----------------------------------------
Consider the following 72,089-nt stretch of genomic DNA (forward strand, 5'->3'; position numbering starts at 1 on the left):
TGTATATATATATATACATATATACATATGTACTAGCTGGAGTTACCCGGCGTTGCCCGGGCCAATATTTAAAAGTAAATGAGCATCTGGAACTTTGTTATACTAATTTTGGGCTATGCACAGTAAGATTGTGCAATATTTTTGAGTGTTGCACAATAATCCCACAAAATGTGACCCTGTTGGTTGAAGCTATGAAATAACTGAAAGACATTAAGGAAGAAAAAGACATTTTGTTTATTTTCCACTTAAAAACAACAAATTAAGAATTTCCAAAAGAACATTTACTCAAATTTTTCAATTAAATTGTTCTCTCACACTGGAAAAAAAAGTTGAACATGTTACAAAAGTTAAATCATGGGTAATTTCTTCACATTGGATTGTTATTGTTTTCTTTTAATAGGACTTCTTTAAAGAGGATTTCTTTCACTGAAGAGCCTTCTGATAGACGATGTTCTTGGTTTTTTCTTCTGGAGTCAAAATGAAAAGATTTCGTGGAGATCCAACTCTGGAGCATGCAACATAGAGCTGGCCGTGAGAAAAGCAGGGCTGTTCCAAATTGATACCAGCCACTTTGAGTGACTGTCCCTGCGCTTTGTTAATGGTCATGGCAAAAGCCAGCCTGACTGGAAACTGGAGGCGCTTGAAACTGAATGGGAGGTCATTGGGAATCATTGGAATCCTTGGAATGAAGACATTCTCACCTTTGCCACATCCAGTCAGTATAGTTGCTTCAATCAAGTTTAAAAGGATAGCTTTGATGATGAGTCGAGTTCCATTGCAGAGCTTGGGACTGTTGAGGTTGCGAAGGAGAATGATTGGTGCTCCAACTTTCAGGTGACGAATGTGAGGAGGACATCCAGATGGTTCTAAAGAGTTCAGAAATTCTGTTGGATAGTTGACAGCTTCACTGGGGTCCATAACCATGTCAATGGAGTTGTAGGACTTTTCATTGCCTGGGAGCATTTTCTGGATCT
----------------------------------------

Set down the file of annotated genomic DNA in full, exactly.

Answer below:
Consider the following 72,089-nt stretch of genomic DNA (forward strand, 5'->3'; position numbering starts at 1 on the left):
TGTATATATATATATACATATATACATATGTACTAGCTGGAGTTACCCGGCGTTGCCCGGGCCAATATTTAAAAGTAAATGAGCATCTGGAACTTTGTTATACTAATTTTGGGCTATGCACAGTAAGATTGTGCAATATTTTTGAGTGTTGCACAATAATCCCACAAAATGTGACCCTGTTGGTTGAAGCTATGAAATAACTGAAAGACATTAAGGAAGAAAAAGACATTTTGTTTATTTTCCACTTAAAAACAACAAATTAAGAATTTCCAAAAGAACATTTACTCAAATTTTTCAATTAAATTGTTCTCTCACACTGGAAAAAAAAGTTGAACATGTTACAAAAGTTAAATCATGGGTAATTTCTTCACATTGGATTGTTATTGTTTTCTTTTAATAGGACTTCTTTAAAGAGGATTTCTTTCACTGAAGAGCCTTCTGATAGACGATGTTCTTGGTTTTTTCTTCTGGAGTCAAAATGAAAAGATTTCGTGGAGATCCAACTCTGGAGCATGCAACATAGAGCTGGCCGTGAGAAAAGCAGGGCTGTTCCAAATTGATACCAGCCACTTTGAGTGACTGTCCCTGCGCTTTGTTAATGGTCATGGCAAAAGCCAGCCTGACTGGAAACTGGAGGCGCTTGAAACTGAATGGGAGGTCATTGGGAATCATTGGAATCCTTGGAATGAAGACATTCTCACCTTTGCCACATCCAGTCAGTATAGTTGCTTCAATCAAGTTTAAAAGGATAGCTTTGATGATGAGTCGAGTTCCATTGCAGAGCTTGGGACTGTTGAGGTTGCGAAGGAGAATGATTGGTGCTCCAACTTTCAGGTGACGAATGTGAGGAGGACATCCAGATGGTTCTAAAGAGTTCAGAAATTCTGTTGGATAGTTGACAGCTTCACTGGGGTCCATAACCATGTCAATGGAGTTGTAGGACTTTTCATTGCCTGGGAGCATTTTCTGGATCT